The year 2020 will go down in history as one of the most turbulent in recent memory. Beset by Covid-19 and political turbulence, almost everyone I know can't wait to ring in a new year. The United States continues to be in a crisis of its own making, with Politics drawing an iron curtain across party lines. The President seems to inflame the opposition with incendiary comments on just about everything. Compared to other democratic societies, American health care is one issue that the rest of the world struggles to understand. The Republican Party (and President) argue that the Democrats demand "free" healthcare. Simultaneously, the Democrats can't explain how every citizen would be well served with a universal public option.
We have a nationalized system here in Canada, but it's not free! Everyone has to have a hand on the rope and, through payroll taxes, fund the plan. The majority of citizens accept the public funding of Police and firefighters. We willingly follow the road rules, so isn't healthcare necessary and for the common good?
The rabid Covid-19 pandemic also shows how special interests in America can kneecap an appropriate solution. Mask-wearing seems just simple common sense. But to retain his loyal business supporters, the President casts doubt on this simple practice, then spins it into some symbol of rights suppression. Pressure from big and small business owners may suggest that masks will exacerbate company closures. Lockdowns are simply part of this position: if businesses have to close, the economy is in freefall and is chaos next up at bat? Without slaying Covid-19, just having the virus run unchecked results in the opposite effect. Key supporters of the President, big business, gun advocates, and religious interests perhaps misconstrue this entirely while continuing unabated in support of a failed argument.
But what is currently on display now in the United States is not how I see Americans. A great deal of my business life has involved doing business with our neighbours to the south, and I always found Americans more progressive than the rest of the world. It seemed that selling in the USA was much more accessible due to Americans having a more open and broad appreciation of whatever you were selling. It appeared they cared less about little picky things and instead focused more on "what is this machine going to do for me, and can I make money with it?" Americans tend to look forward, not backward. This may explain why so many genuinely great innovations come out of America. Someone says, "Hey! We can make that better, faster and cheaper."
"This willingness to invent is a tale of three innovators that, unlike their polarizing brethren in Washington, took a unique idea and developed it.
Fourteen-year-old Robert Gair had arrived in New York City from Edinburgh, Scotland, in 1853. An enterprising young man, in 1864, Gair soon set himself up as a paper jobber (buying and selling paper and cardboard goods) at a remote location in Brooklyn. With the newly invented corrugated material's arrival before 1870, Gair invented several machines to manufacture these fluted corrugated sheets. The idea of a paper box was just in its infancy, as most goods were either wrapped in paper with string or placed in veneer-wood boxes.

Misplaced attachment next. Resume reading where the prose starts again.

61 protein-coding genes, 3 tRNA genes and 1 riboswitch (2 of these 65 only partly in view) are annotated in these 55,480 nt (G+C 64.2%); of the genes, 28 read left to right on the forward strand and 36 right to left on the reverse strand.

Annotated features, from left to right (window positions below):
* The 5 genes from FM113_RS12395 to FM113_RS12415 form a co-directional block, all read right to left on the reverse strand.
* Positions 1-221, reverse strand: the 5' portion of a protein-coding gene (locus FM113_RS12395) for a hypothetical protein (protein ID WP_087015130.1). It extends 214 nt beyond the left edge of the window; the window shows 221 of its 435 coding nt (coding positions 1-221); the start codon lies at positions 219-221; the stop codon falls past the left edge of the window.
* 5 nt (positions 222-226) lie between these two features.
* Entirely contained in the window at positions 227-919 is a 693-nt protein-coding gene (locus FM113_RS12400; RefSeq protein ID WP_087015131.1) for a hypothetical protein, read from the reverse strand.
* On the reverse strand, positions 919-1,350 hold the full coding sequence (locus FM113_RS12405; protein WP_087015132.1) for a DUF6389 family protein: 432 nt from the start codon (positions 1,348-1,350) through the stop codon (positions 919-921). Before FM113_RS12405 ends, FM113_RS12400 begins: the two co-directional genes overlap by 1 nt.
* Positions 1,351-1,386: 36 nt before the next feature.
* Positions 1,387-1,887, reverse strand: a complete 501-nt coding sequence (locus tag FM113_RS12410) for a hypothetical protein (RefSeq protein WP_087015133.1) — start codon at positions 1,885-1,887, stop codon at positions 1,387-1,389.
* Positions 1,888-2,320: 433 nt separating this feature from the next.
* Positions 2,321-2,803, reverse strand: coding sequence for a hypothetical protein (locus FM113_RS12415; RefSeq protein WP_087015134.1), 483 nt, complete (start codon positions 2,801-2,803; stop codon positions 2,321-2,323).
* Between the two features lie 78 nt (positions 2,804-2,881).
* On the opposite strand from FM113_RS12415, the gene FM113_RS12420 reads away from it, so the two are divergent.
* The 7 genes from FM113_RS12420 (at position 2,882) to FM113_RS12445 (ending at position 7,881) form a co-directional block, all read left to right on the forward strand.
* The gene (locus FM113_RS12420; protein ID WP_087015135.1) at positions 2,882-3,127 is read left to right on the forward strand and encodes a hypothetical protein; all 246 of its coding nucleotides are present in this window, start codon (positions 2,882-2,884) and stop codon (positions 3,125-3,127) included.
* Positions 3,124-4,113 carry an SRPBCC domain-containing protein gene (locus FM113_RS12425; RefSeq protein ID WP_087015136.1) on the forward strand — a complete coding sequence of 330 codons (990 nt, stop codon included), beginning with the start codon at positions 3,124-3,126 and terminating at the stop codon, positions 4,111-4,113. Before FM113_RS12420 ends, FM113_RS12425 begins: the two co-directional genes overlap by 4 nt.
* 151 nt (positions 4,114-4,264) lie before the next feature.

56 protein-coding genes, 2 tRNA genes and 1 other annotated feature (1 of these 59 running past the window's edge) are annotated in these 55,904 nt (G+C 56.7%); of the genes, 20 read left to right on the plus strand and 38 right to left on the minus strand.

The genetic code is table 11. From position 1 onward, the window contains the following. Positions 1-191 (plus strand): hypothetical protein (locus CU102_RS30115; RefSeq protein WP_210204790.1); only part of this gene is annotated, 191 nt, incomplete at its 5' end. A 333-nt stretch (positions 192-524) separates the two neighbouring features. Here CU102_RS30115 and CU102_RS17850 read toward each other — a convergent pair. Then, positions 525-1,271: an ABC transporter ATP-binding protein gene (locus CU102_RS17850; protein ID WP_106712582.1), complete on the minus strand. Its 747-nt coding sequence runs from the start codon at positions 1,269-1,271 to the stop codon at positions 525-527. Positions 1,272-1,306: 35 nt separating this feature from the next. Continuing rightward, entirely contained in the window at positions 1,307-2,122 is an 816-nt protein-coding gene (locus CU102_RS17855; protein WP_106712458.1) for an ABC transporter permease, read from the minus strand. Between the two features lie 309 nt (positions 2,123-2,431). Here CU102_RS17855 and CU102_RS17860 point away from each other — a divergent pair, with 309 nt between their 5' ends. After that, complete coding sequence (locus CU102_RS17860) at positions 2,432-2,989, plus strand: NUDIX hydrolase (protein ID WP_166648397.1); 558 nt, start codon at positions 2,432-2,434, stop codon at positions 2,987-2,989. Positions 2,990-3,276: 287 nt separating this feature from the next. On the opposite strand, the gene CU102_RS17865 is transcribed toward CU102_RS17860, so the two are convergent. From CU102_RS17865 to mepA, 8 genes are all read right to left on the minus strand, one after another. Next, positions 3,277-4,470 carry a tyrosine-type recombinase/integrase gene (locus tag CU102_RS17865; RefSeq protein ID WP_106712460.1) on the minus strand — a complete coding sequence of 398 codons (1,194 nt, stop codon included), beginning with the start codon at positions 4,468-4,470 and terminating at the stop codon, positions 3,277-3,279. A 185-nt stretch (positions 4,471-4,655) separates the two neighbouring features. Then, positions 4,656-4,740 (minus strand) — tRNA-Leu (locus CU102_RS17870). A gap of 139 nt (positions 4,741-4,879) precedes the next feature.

In 1879 Gair went further and was credited with the machine's invention that would produce "folding boxes." In so doing, he is also credited with manufacturing the first pliable steel rule. The use of a metal rule was first attempted earlier when Gair had been manufacturing flat-bottom paper bags. One day a simple metal ruler used to crease the bags, shifted, and instead cut a bag. That mistake led to the discovery that in using a steel rule, both scoring and die-cutting were possible simultaneously, which prompted Gair to manufacture prefabricated boxes. Later in 1887, the British printing giant E.S. & A Robinson (soon to be known as the Dickinson Robinson Group or DRG) caught wind of Gair's breakthrough and brought the technology back to England.
An old process called "Dinking" actually predated Gair's invention but not in the paper industry. Shoe manufacturers developed a sharpened die to cut out various shoe and boot parts appearing in the mid-19th century. Although occasionally used to punch metal, Dinking techniques were closely held and seemed bespoke to shoes and possibly other leather goods. Along the way, Gair would amass a sizable fortune in New York City real estate, primarily in an area "Down Under the Manhattan and Brooklyn Bridge Overpasses," which the locals call DUMBO.
Robert Gair set about to patent his invention in 1879. He referred to it as "the improved apparatus for cutting and creasing paper in the manufacture of paper boxes" when he swore an oath for a US patent application. Unfortunately, Gair never completed the paperwork, and a US patent was never granted to him. During the remaining years of the 19th century, the steel rule concept spread around the world as various industries appreciated its usefulness and labour-saving profitability.